Lately, we’ve heard the words “trauma,” “victim,” and “survivor.” The phrases “person who has or has been diagnosed with Post-Traumatic Stress Disorder (PTSD)” and “the need to become more trauma-informed” also are becoming more common. In recent years, there has been an increase in this language, primarily after the #MeToo movement and continued, repeated violent events in this world. Rather than holding it in and internalizing difficult experiences, many persons are beginning to feel comfortable using their voices outwardly. The power of individual storytelling and the media are incredible. They can literally change the world.
What is trauma?
Trauma is an emotional response to a distressing event that affects the way a person lives. Trauma comes in different forms. Trauma is or can be perceived as life-threatening. It can occur as a single event or as a series of events over time (complex trauma). Trauma can be an unexpected loss, such as the loss of a person, job, or ability. It can come in the form of a natural disaster. Trauma can be vicarious, where we experience it indirectly but are distressed after learning of upsetting information. Trauma can be transferred through multiple generations in a family through their own difficult, lived experiences. I can write an entire essay about “what trauma is,” but what I would say is: It can happen to anyone. No one is exempt. In fact, trauma is what led me to my own career path in my helping role as a clinician and working with survivors.
Trauma isn’t new
In light of all of the media attention it’s receiving, trauma seems like a newer term. However, trauma has always existed. It’s something that we all recognize, generation after generation. We may know or use another word in place of it. We see it daily in the news and media that we consume. We read about it in books. We see it expressed in documentaries, the arts, and music. We learn of it from friends. We see it in our parents’, grandparents’, and great-grandparents’ eyes as they tell stories of struggles they’ve experienced. We can almost feel it.
Life before trauma
Life before trauma can be perceived as a “lost fantasy” at times, because trauma can lead us to miss who we were before the event(s). In life before trauma, there might not be any depression, anxiety, flashbacks, fear of leaving home or being in crowds, or constantly feeling the need to look behind your back because you feel unsafe. Life before trauma is preferable. We may mourn the loss of all that we believe is gone forever. Everyone’s “life before” is different. For some, the “life before” was the time in between repeated traumatic events, leading up to one larger event that helped increase our perspective and the need for change.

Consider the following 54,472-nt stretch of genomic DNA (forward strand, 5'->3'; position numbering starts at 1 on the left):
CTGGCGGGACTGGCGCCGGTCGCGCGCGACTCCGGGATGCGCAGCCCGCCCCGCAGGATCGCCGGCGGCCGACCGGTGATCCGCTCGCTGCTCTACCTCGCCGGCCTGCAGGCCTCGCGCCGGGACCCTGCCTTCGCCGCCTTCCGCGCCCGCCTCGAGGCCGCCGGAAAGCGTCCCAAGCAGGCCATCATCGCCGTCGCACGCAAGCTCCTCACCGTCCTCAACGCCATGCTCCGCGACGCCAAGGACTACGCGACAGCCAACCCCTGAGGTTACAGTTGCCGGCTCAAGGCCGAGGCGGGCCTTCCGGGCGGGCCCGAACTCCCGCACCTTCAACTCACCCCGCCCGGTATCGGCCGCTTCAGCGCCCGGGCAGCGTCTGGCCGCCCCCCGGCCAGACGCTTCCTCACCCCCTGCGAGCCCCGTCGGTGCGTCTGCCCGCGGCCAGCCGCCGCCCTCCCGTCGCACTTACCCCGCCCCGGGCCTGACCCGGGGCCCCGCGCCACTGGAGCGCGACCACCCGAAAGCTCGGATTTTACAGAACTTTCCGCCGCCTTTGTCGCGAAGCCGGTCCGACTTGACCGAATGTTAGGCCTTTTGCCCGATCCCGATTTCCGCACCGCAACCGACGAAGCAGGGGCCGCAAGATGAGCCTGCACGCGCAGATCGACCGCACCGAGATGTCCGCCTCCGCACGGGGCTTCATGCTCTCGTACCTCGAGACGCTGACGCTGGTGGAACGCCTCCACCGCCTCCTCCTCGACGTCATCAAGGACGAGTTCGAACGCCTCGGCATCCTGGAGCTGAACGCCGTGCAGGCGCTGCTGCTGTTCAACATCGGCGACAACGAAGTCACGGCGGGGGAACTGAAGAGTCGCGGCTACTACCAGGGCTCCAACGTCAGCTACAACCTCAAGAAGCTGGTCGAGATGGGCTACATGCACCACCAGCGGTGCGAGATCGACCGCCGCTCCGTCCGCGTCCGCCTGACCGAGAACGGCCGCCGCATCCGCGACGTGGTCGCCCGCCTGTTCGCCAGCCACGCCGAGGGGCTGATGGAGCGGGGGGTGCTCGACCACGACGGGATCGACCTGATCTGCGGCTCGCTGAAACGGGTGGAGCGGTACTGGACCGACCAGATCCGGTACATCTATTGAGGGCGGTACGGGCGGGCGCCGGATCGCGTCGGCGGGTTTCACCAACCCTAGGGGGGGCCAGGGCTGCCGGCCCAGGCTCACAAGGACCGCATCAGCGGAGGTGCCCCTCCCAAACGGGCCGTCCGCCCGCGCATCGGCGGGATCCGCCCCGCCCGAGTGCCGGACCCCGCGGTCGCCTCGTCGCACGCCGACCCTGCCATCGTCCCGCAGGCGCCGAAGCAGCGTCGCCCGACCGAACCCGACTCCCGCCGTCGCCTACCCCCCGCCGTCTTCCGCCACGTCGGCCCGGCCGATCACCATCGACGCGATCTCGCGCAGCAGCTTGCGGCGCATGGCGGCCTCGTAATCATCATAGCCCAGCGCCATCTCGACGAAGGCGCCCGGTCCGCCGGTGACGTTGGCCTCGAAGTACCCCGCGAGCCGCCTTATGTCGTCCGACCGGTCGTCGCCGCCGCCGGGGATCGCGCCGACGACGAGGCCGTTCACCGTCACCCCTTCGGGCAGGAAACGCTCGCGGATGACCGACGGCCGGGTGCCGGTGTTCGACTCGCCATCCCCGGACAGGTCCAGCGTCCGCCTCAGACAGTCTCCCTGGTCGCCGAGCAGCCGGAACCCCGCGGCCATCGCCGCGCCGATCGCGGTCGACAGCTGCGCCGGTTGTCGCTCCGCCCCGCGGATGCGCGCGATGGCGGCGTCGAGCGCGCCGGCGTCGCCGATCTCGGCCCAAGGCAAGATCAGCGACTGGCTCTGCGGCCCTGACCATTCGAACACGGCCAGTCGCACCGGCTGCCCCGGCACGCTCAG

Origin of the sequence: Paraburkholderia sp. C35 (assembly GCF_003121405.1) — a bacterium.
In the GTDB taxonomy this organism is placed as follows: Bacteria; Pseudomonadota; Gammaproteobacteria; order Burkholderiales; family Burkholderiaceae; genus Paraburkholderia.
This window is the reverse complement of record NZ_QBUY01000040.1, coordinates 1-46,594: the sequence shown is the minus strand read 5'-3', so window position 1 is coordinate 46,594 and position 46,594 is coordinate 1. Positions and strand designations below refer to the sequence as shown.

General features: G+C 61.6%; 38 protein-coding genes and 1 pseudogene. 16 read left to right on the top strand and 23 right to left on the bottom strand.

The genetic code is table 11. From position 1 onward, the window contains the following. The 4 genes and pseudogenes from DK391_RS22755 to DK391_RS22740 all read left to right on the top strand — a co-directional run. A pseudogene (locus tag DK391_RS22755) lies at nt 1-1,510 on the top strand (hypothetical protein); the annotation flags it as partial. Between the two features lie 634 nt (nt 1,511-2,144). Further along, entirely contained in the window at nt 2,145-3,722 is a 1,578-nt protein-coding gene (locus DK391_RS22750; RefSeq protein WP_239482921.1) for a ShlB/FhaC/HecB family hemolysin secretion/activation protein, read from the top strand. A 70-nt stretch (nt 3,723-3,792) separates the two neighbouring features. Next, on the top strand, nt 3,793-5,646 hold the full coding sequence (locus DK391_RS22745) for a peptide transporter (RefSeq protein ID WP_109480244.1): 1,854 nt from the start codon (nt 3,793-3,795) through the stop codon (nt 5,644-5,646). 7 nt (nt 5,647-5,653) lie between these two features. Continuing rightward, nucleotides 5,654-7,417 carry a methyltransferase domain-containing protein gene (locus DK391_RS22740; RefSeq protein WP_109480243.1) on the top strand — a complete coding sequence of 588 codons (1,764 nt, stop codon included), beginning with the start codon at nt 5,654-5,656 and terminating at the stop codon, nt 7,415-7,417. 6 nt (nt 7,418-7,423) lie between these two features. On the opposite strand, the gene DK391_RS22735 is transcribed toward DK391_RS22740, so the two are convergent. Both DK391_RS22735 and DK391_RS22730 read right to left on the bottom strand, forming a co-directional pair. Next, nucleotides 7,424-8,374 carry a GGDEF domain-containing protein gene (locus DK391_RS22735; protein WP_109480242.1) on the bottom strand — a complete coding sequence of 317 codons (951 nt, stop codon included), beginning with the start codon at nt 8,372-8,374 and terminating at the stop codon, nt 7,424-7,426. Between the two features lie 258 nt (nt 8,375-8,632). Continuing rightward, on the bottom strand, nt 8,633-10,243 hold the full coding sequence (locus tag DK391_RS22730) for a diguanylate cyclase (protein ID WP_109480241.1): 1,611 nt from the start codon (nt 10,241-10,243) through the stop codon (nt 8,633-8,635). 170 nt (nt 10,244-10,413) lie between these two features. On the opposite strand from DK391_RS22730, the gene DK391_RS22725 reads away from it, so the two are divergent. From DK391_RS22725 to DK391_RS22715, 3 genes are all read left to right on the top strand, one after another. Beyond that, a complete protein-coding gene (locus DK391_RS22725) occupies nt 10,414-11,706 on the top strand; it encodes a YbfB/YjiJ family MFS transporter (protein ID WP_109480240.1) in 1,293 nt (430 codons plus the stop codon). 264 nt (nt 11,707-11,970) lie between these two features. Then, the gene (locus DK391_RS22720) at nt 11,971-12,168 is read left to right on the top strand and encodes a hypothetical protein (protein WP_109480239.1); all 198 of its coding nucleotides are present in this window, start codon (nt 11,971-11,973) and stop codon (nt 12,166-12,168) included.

Life during trauma
Life during trauma is terrifying. There is no better word to describe what it feels like when your life is – or you feel like your life is – in immediate danger. It’s terrifying – and more. Most every person is born with a response of “fight,” “flight, or “freeze.” We might want to fight and protect ourselves and others. We may want to run until we can’t anymore. Or we might freeze in terror or defeat. Trauma looks and sounds different for everyone. There is no “cookie cutter” reaction.
Life after trauma
Life after trauma is different for each person. Two people can witness the same event, but experience and react to the event in an entirely different manner. One person may block the event from their memory, remembering the event later after experiencing a trigger, such as the survivor of sexual assault who passes by someone wearing the same cologne as their perpetrator. Another person may “bottle it in,” hold in their feelings until the stress comes out in other forms, such as irritability, outbursts of anger, isolation, changes in personality/relationships, and/or addictions to self-medicate the emotional and physical pain.